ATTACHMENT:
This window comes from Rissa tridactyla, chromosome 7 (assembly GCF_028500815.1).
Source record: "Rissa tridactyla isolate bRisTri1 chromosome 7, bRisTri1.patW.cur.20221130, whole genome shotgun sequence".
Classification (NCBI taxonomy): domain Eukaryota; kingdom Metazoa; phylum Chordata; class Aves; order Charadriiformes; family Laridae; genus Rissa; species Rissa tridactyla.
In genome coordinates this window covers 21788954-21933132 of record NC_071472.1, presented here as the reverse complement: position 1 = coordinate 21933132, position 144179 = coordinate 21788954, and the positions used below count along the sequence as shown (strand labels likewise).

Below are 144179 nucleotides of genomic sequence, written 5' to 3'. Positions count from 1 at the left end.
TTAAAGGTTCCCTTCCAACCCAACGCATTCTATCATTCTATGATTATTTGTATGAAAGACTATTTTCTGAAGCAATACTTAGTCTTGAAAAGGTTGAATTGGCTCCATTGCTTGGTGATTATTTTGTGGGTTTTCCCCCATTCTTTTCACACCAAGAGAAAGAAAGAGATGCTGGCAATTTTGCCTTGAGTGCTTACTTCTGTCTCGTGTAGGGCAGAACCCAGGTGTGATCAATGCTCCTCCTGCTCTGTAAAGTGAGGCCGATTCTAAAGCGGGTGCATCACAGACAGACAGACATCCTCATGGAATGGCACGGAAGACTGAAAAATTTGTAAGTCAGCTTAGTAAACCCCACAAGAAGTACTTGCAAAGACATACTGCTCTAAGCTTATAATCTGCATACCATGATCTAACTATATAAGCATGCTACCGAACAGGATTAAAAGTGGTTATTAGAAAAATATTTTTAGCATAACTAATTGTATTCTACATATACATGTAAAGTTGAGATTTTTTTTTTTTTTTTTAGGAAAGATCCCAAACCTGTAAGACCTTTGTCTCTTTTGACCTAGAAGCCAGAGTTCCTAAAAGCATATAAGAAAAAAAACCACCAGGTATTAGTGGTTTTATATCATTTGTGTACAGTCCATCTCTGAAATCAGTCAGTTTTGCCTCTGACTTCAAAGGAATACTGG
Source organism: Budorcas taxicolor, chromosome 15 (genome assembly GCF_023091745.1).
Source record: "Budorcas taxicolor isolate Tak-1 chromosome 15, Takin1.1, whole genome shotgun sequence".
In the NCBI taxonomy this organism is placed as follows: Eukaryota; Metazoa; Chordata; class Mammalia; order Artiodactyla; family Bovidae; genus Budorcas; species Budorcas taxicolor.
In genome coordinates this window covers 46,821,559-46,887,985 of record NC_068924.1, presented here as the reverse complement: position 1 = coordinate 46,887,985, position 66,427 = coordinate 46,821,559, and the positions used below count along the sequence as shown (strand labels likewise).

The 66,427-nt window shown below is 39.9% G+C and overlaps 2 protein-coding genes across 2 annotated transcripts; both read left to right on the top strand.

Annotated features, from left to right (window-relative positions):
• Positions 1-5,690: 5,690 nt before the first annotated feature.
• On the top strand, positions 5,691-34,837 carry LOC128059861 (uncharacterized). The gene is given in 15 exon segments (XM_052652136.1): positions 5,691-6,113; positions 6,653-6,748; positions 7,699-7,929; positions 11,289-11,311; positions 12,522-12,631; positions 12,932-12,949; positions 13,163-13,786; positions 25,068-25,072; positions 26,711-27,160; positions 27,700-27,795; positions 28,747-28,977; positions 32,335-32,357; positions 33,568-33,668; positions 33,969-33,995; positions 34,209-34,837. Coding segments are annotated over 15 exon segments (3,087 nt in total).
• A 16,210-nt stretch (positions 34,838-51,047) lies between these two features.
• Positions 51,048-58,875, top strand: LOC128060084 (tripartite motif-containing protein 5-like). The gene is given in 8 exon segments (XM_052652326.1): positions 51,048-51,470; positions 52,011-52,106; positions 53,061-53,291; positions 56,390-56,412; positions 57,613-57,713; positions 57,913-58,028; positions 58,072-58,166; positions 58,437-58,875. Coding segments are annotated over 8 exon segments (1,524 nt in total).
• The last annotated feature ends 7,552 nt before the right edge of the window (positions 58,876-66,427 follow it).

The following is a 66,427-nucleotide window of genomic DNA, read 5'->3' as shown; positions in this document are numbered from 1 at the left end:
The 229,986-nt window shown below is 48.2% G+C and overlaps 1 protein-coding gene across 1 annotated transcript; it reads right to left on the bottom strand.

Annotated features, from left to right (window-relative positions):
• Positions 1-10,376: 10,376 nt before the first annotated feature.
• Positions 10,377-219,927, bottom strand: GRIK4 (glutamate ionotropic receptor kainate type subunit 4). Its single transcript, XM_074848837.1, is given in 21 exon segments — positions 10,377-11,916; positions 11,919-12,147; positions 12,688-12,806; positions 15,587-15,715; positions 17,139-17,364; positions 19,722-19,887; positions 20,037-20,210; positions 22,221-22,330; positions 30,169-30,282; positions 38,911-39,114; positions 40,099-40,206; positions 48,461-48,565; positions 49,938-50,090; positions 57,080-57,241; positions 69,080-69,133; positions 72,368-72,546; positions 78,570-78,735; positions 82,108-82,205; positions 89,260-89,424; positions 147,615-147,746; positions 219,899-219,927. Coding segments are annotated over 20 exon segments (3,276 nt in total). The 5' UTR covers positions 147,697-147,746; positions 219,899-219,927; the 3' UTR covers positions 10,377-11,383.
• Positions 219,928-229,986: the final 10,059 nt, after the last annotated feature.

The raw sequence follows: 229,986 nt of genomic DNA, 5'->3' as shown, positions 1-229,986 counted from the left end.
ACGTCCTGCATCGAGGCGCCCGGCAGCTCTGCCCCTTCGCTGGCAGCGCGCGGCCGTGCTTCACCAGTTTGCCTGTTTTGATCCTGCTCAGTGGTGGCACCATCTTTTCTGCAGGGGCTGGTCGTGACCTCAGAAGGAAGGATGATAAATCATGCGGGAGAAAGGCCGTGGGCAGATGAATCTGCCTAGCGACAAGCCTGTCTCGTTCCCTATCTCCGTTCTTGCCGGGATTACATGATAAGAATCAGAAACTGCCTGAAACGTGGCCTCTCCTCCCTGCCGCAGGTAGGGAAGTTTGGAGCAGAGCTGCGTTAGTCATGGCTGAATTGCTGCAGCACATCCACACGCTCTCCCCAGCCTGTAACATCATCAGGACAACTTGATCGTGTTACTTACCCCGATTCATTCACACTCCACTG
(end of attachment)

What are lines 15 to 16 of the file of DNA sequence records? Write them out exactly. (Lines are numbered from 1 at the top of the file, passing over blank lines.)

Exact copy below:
• A 16,210-nt stretch (positions 34,838-51,047) lies between these two features.
• Positions 51,048-58,875, top strand: LOC128060084 (tripartite motif-containing protein 5-like). The gene is given in 8 exon segments (XM_052652326.1): positions 51,048-51,470; positions 52,011-52,106; positions 53,061-53,291; positions 56,390-56,412; positions 57,613-57,713; positions 57,913-58,028; positions 58,072-58,166; positions 58,437-58,875. Coding segments are annotated over 8 exon segments (1,524 nt in total).